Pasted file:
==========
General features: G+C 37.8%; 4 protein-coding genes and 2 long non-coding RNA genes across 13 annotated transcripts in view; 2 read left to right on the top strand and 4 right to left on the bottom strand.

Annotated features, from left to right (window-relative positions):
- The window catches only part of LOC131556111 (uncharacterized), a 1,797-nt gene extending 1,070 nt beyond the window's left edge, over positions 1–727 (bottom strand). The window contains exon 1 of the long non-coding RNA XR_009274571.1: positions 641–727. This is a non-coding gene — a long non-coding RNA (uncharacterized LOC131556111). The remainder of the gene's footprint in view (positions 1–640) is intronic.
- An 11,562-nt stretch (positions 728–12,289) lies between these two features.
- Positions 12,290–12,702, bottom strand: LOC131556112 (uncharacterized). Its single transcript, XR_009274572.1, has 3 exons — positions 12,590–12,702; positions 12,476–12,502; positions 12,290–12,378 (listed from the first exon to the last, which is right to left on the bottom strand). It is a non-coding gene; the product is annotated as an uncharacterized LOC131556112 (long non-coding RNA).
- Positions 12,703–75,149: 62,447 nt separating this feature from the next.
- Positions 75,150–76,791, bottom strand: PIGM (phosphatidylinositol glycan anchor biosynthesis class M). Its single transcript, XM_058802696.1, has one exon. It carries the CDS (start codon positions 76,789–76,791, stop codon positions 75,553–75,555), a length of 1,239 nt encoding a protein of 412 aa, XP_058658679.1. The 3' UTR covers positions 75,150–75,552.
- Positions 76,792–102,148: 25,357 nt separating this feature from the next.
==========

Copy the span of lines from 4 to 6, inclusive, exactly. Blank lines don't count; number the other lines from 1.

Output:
- An 11,562-nt stretch (positions 728–12,289) lies between these two features.
- Positions 12,290–12,702, bottom strand: LOC131556112 (uncharacterized). Its single transcript, XR_009274572.1, has 3 exons — positions 12,590–12,702; positions 12,476–12,502; positions 12,290–12,378 (listed from the first exon to the last, which is right to left on the bottom strand). It is a non-coding gene; the product is annotated as an uncharacterized LOC131556112 (long non-coding RNA).
- Positions 12,703–75,149: 62,447 nt separating this feature from the next.